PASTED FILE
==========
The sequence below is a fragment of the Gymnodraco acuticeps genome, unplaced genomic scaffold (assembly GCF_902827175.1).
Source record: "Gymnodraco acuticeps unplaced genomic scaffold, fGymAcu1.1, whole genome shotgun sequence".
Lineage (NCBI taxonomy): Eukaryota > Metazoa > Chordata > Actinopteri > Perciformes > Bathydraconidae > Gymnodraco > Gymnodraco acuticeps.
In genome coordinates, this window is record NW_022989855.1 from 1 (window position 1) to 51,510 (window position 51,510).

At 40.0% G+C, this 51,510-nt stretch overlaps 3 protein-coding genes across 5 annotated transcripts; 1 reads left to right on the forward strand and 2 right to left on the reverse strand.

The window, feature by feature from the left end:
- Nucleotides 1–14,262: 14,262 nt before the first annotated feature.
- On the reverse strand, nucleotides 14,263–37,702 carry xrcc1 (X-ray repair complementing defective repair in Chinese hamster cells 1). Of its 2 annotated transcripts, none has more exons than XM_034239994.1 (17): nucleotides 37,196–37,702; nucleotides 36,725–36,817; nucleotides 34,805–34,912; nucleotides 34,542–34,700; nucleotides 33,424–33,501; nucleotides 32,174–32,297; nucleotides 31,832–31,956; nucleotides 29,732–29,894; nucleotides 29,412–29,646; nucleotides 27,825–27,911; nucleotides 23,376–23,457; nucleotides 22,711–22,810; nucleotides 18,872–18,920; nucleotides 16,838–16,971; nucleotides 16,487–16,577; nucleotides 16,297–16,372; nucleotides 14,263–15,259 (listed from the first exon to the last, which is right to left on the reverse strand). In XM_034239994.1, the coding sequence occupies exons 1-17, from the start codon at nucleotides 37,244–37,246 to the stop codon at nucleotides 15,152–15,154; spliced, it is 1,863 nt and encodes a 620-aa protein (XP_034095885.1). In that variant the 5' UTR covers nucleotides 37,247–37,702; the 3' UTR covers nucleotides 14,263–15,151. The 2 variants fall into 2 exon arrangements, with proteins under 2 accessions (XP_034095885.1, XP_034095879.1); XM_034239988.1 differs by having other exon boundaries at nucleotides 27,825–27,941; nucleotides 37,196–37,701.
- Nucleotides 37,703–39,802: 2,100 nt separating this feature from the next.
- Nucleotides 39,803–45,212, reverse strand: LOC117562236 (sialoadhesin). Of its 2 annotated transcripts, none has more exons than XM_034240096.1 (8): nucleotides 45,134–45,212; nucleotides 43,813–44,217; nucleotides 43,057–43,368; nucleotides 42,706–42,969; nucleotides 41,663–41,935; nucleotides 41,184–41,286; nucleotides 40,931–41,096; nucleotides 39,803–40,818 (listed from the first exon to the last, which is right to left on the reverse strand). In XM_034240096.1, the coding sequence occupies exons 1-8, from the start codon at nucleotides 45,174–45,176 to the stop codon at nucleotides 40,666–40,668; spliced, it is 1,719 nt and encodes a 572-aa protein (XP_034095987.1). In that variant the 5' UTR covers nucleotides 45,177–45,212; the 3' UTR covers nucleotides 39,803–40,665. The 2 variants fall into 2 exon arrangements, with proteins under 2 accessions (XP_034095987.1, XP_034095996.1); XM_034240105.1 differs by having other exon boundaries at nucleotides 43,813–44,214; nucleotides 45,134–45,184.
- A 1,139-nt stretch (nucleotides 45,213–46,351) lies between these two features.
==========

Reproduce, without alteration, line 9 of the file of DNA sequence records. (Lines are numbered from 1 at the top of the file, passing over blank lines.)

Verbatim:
- Nucleotides 37,703–39,802: 2,100 nt separating this feature from the next.